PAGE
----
To admit my own biases, it’s difficult to discuss this film without just consistently raving about how wonderful it is. My eight-year-old self, discovering the rich and vibrant world of comic books for the first time, would not have even dared to dream such a feat was possible. As we head into the second phase of the MCU, I held on to that notion because the mighty MCU stumbled with a few of their subsequent releases. Movie audiences and, especially, critics are a spoiled and greedy lot. Even when they are pleasantly surprised by the success of a movie like The Avengers, that shouldn’t work but does, they just demand more. The “next one” has to be both similar enough to evoke the same feelings but different enough to feel new. It has to be “better” than the last one, even though such a distinction is nebulous and subjective. Marvel Studios met those challenges better than anyone could have expected. As The Infinity Saga draws to a close, this first “act” remains one of the singular cinematic accomplishments of the early 21st century, because it proved a shared universe was possible.

The conventional wisdom of pre-Avengers Hollywood was that film series are challenging because you can’t count on moviegoers to see all the installments. If there is a sense that a movie is a “part one” of something, some fans will just wait it out until the second installment premieres. Similarly, there is the sense that new fans will find a series of movies preceding a theatrical release too daunting. They won’t want to “catch up” on the story just to go see a later installment in the theater. The Avengers dispelled those myths (and Infinity War and Endgame bury them completely). Since this film, D.C. and Warner Bros. rushed out their own shared superhero universe, which struggles for a lot of reasons but mostly because they didn’t exhibit the patience Marvel Studios did. Universal wanted to create a shared universe around their classic movie monsters but failed. Sony tried to create a “Spider-Verse” to compete with the MCU but also stumbled out of the gate. Marvel Studios showed us feature film shared universes are possible, and their imitators showed us just how difficult this is to actually pull off.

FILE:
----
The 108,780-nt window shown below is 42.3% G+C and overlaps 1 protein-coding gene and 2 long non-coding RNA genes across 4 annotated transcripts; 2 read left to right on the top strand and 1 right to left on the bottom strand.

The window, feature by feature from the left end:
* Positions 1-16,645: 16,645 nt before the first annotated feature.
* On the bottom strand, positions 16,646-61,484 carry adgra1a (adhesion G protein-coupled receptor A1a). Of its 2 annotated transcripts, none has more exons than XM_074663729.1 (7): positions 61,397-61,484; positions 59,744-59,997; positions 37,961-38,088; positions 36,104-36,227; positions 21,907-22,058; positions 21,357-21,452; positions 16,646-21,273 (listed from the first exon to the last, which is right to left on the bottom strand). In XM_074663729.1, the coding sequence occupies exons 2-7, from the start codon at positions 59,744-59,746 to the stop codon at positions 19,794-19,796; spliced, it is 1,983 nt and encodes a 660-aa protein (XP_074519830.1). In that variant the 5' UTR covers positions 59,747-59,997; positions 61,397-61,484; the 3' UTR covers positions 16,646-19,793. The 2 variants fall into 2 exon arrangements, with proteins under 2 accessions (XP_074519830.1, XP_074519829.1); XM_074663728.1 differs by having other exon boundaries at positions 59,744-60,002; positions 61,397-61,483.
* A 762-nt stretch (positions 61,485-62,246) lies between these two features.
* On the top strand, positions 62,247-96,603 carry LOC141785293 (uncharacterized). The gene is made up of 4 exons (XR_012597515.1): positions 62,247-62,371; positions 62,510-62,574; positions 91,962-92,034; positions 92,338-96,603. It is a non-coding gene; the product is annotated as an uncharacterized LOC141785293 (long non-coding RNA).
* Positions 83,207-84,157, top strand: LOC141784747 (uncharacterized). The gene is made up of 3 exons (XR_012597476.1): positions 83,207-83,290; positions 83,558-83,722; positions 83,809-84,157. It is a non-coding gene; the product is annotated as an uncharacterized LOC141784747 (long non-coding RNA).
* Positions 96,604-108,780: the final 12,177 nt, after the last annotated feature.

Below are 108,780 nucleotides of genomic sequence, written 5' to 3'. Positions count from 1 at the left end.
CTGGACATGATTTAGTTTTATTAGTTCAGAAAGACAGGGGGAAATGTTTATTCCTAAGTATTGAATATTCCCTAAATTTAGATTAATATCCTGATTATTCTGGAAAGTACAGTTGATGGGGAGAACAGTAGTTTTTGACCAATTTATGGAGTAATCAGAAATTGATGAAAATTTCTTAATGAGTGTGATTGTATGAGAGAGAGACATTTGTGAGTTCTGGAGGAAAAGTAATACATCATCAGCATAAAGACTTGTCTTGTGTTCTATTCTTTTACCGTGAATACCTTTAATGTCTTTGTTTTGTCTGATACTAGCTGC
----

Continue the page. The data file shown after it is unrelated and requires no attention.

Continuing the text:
On the back this incredible achievement, Marvel Studios could have continued to do more of the same. Fans would likely have graciously accepted formulaic solo films followed by a team-up every few years. Yet, the MCU took a drastic shift in its second phase. Some of these risky films, like Winter Soldier or Guardians of the Galaxy, were unmitigated successes. Others, like Iron Man 3 or Thor: The Dark World are almost universally panned. However, to push the MCU forward these were necessary steps to take because without them we’d never have gotten the breathtakingly awesome and dramatic films that built the third phase of this universe. What the fourth phase holds for the studio and its fans is uncertain. But even if everything they do after Endgame fails miserably (an unlikely notion), what they accomplished here is unparalleled and a gift comic book and movie fans (both now and in the future) can love forever. These characters and the actors who play them are immortal, much like their comic book counterparts.

The next film in the MCU is Iron Man 3 which marked a return to the solo-storytelling that built Marvel Studios. As their flagship character, the expectations for this movie were incredibly high. What they got, however, did not meet them. Iron Man 3 is often ranked as one of the worst in the MCU not because of story flaws (though those exist), but because it was such a departure from what fans wanted in the wake of Avengers. Today, with the benefit of hindsight and the knowledge that Iron Man didn’t go anywhere, the culmination of the “Iron Man trilogy” deserves far more respect than it gets.